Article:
From the publisher’s copy: "Lauren Sheehan's career in medicine came to a halt after a sequence of violent events abroad. Now she's back in the safest place she knows--St. Helens, Wisconsin--cut off from career, friendship, and romance. Ben Hanson's aimless life bottomed out when he went to prison. But after his release, a surprising offer from his father draws him home. In Wisconsin, he finds his family fractured, still unable to face the truth behind his troubled cousin's death a decade earlier. As Lauren cautiously expands her world and Ben tries to unravel the mysteries of his family and himself, their paths intersect. Could each be exactly what the other needs?"
Mr. Somerville and I spoke about craft, videogames, and some other interesting stuff. (Interview after the jump.)
After I wrote The Universe in Miniature in Miniature I felt a pull back toward realism, just storytelling about people and their problems, how love fits into that, how bad choices fit into that, how the world looks to people in the early decades of adulthood. Whenever my writing drifts toward the supernatural this pendulum in my heart always swings and I am reminded of stories like So Long, See You Tomorrow or Kenneth Lonergan’s impossibly powerful film You Can Count on Me and I think: wait, just people, Pat, don’t get cute. I’m that kind of reader as well. Back and forth guy. I love high-concept fiction with crazy setups and I also love fiction that is low-low-low-concept too, just regular life. So as a writer, going back and forth will probably doom me forever, commercially, but it reflects who I am, and I drift around in terms of tone and form and I probably always will.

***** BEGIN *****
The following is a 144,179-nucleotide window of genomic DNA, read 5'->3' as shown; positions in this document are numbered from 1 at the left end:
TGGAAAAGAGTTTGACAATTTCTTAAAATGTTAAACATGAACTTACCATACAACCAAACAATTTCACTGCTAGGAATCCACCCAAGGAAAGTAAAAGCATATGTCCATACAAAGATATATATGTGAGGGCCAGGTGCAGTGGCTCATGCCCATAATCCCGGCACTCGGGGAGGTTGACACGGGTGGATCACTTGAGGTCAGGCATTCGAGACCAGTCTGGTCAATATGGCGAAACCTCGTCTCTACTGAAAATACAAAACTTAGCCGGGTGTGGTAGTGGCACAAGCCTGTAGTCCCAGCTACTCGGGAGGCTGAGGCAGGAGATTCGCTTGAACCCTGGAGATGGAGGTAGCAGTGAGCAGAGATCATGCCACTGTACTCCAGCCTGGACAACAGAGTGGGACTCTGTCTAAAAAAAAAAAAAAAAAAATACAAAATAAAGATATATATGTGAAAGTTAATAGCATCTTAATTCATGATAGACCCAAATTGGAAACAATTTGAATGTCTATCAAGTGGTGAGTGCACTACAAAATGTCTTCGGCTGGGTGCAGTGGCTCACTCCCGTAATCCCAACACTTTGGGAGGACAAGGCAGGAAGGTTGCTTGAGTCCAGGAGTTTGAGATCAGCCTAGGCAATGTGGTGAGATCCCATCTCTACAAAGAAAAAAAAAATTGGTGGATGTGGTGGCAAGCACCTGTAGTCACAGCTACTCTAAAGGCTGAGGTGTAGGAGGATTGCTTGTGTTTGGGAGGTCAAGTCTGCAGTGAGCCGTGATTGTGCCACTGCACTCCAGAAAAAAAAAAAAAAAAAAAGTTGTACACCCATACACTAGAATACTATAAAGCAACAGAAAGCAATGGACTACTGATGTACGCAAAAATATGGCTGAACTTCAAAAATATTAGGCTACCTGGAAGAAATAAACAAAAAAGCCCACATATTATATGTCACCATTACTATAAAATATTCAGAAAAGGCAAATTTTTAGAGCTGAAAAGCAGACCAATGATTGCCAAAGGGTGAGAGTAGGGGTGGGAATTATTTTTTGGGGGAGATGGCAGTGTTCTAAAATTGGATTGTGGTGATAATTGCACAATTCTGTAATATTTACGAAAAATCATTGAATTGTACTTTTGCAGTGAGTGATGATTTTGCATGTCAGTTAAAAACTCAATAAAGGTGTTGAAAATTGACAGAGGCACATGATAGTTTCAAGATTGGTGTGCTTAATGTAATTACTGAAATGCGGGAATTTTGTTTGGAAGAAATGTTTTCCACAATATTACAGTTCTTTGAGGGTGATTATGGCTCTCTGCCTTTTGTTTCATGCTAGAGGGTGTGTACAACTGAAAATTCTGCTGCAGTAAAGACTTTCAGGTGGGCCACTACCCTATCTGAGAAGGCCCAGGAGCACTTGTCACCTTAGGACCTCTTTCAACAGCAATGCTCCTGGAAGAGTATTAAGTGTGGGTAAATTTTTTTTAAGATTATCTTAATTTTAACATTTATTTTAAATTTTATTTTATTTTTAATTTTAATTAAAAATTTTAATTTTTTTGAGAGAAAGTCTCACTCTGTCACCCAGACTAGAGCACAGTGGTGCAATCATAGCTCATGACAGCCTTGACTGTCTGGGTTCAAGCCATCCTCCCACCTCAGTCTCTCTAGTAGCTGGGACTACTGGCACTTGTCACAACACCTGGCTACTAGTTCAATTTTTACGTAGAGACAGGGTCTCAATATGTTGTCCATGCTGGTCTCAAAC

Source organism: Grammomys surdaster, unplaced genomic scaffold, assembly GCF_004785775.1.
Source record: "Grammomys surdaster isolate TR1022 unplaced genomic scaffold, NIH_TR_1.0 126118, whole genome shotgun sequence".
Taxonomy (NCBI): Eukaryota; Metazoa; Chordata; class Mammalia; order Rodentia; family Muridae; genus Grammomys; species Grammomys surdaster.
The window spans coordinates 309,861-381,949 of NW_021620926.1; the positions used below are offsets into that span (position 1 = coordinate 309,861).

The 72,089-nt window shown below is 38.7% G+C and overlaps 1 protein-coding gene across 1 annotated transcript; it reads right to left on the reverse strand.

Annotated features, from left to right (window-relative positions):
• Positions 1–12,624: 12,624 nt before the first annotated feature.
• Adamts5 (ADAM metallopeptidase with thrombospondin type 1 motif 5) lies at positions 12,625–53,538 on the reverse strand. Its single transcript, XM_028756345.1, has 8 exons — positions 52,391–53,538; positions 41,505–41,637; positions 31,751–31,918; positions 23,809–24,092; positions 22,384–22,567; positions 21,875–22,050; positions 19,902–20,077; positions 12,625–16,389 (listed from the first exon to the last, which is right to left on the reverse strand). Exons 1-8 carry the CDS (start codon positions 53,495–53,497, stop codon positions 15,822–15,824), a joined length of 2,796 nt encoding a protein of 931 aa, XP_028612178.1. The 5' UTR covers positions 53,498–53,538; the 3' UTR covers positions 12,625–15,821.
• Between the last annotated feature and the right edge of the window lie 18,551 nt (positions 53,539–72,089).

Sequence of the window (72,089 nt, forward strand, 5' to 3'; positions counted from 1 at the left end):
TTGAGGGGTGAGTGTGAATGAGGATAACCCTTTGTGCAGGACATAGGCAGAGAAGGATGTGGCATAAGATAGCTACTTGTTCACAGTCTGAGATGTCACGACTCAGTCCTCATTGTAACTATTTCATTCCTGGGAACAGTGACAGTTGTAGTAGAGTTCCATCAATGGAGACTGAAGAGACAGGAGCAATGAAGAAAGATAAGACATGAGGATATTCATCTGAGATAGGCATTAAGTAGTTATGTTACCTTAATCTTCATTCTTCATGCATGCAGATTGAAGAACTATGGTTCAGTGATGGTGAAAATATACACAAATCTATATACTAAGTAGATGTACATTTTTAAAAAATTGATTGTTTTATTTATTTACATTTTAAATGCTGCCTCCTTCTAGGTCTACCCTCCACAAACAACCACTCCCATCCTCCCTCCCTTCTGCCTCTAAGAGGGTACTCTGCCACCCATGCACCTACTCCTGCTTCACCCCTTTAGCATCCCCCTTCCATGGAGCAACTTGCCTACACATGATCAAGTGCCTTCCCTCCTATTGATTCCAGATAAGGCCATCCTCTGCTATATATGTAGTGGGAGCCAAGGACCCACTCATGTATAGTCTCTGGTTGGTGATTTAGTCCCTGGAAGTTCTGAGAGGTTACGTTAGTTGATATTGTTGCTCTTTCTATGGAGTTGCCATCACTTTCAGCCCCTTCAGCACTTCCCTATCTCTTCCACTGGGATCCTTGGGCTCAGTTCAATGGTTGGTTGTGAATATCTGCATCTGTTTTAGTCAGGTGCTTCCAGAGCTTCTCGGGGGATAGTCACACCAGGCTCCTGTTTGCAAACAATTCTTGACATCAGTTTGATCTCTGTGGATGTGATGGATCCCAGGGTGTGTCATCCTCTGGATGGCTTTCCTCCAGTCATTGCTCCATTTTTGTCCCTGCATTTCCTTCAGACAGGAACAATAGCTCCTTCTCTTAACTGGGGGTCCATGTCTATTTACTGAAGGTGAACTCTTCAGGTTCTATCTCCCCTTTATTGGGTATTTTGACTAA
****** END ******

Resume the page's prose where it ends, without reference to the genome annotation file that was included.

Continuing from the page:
All that said I did still want This Bright River to be layered and crafted in an unusual way that reflected my doubts about finding certainty in the modern world, and I did still want it to have a big idea in the middle. In this case, really just a probing of the question How do you be a good person? Like: what is the skill of that? How do you learn that? Can you? Is it a sense or an art? It’s sort of low-concept and high-concept at the same time in that way, I guess. And finally, I also just thought: well, hell, if The Cradle is short and sweet, I should probably try to write a novel that’s long and twisted and unnerving now. Just to cover that base.
Q) As a reader, the dialogue that seems most realistic/compelling to me is dialogue that captures just how ineffective a method of communication talking really is, where characters repeat themselves, digress, and fail to address the issue at its core; basically the complete opposite of Aaron Sorkin. The only writer I’ve seen capture this kind of thing as well as you is Denis Johnson. How do you approach dialogue?
Writing dialogue is my favorite part of writing, so I’ve thought about it less than I’ve thought about things like structure or scene or language. That may not sound like it makes sense but I try not to think about whatever feels like it comes out right the first time. For me, so much of the fun of reading is trying to decode the subtext of what people mean when they say certain things, and what the author means them to mean, and what the other characters hear. I just can’t imagine writing dialogue that has a one-to-one correspondence. It has to not make sense, just a bit.